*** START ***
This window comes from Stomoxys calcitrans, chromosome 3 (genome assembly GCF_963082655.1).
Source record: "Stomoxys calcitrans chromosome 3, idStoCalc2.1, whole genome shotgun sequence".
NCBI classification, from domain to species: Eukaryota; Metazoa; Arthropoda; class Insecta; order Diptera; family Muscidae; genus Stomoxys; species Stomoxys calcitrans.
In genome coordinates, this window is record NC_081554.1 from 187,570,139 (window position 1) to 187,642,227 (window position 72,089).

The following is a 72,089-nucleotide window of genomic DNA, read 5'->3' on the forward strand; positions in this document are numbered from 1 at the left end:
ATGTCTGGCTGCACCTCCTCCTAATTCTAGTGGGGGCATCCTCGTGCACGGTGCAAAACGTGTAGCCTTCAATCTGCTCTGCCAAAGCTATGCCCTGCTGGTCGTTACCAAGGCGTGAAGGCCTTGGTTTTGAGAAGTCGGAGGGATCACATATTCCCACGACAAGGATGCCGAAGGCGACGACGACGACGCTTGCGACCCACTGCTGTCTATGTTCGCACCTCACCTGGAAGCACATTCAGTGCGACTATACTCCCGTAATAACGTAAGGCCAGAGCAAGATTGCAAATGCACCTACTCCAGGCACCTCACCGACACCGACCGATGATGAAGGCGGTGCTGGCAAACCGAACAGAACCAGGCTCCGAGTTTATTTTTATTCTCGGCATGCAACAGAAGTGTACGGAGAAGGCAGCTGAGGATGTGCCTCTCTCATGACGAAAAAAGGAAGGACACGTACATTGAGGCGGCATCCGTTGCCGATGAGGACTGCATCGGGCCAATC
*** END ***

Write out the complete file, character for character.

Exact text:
This window comes from Stomoxys calcitrans, chromosome 3 (genome assembly GCF_963082655.1).
Source record: "Stomoxys calcitrans chromosome 3, idStoCalc2.1, whole genome shotgun sequence".
NCBI classification, from domain to species: Eukaryota; Metazoa; Arthropoda; class Insecta; order Diptera; family Muscidae; genus Stomoxys; species Stomoxys calcitrans.
In genome coordinates, this window is record NC_081554.1 from 187,570,139 (window position 1) to 187,642,227 (window position 72,089).

The following is a 72,089-nucleotide window of genomic DNA, read 5'->3' on the forward strand; positions in this document are numbered from 1 at the left end:
ATGTCTGGCTGCACCTCCTCCTAATTCTAGTGGGGGCATCCTCGTGCACGGTGCAAAACGTGTAGCCTTCAATCTGCTCTGCCAAAGCTATGCCCTGCTGGTCGTTACCAAGGCGTGAAGGCCTTGGTTTTGAGAAGTCGGAGGGATCACATATTCCCACGACAAGGATGCCGAAGGCGACGACGACGACGCTTGCGACCCACTGCTGTCTATGTTCGCACCTCACCTGGAAGCACATTCAGTGCGACTATACTCCCGTAATAACGTAAGGCCAGAGCAAGATTGCAAATGCACCTACTCCAGGCACCTCACCGACACCGACCGATGATGAAGGCGGTGCTGGCAAACCGAACAGAACCAGGCTCCGAGTTTATTTTTATTCTCGGCATGCAACAGAAGTGTACGGAGAAGGCAGCTGAGGATGTGCCTCTCTCATGACGAAAAAAGGAAGGACACGTACATTGAGGCGGCATCCGTTGCCGATGAGGACTGCATCGGGCCAATC